Charity does have its drawbacks

Published: Wednesday, August 7, 2013 at 04:32 PM.

On one of our trips to Key West, Fla., many years ago, my wife Ann and I were walking from Mallory Square along Duval Street on the way to our hotel. A scruffy guy was sitting with his back against a lamppost, his legs stretched into the sidewalk.

We dodged his legs and I caught a glimpse of the sign he held. It said, "I’m not going to lie, I need a beer." He had a cup beside him for donations.

I’d already passed when the message registered in my mind. Let me say it was late. I was tired, so my brain wasn’t operating at its usual blinding speed. Not.

I told Ann I should go back and give him some money as a reward for honesty. Since our culture seems to be slipping into a sea of duplicity, it was refreshing to see someone maintaining a toehold on the truth, even if those toes peeked through worn out shoes.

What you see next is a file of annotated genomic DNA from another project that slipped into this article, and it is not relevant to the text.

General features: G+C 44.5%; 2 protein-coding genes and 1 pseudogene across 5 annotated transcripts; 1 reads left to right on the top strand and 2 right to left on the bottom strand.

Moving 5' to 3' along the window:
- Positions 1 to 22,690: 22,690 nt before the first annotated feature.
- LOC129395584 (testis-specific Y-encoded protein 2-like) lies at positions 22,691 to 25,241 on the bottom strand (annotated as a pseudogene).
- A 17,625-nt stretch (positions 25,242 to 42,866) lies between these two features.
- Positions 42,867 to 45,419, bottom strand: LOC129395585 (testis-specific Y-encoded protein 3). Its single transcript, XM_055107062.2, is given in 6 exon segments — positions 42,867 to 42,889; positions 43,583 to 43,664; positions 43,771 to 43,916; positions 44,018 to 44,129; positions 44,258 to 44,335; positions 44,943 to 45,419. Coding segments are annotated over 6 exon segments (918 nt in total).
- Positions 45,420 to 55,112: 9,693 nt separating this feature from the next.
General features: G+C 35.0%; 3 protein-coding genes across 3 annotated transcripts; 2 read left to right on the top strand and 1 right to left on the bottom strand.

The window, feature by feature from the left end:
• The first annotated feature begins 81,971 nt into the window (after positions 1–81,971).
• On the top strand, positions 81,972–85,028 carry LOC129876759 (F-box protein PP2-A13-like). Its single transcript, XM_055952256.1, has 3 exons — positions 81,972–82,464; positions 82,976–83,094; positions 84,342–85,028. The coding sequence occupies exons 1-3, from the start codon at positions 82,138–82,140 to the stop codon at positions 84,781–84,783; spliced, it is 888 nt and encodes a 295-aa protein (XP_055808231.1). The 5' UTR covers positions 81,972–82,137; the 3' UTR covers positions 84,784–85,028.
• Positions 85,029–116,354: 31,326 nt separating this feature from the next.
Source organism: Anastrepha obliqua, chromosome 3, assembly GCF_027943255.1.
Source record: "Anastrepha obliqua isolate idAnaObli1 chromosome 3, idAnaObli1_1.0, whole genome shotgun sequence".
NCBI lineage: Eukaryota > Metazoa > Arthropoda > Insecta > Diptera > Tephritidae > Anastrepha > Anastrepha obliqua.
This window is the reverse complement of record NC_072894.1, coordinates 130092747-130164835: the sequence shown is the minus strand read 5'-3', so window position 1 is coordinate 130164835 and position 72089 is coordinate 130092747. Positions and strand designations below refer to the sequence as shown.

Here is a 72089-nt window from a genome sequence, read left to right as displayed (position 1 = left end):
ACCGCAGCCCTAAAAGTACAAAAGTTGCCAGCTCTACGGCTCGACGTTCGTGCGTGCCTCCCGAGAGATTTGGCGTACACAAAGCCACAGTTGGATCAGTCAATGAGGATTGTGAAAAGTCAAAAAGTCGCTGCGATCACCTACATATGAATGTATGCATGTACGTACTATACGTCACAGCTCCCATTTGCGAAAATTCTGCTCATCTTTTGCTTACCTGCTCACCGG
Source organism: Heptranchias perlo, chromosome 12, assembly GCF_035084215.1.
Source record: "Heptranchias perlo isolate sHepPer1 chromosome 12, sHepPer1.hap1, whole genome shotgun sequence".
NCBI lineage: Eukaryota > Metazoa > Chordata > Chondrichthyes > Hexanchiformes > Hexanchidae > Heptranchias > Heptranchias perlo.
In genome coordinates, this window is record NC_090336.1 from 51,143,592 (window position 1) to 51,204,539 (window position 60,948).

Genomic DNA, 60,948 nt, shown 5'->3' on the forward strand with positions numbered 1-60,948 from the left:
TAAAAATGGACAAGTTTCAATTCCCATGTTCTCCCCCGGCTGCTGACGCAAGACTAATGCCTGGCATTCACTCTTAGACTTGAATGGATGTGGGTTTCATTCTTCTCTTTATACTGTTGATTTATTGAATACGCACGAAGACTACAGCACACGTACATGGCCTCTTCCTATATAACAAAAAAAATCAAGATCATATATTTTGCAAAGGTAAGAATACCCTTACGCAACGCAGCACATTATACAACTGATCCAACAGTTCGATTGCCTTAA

I didn’t return and have somewhat regretted it, although I have managed to handle my guilt. But since that day, I’ve paid more attention to panhandler signage. These folks have stories.

Driving through Orlando, Fla., we were caught by a stoplight. A guy at that intersection held a sign proclaiming he needed money to eat and was seeking employment.

My first instinct screamed that I was being conned. But then it dawned on me, "So what?" I’ve wasted a ton of money in my life, so why not assume this guy was telling the truth? I handed him a $20 bill and felt good about doing so.



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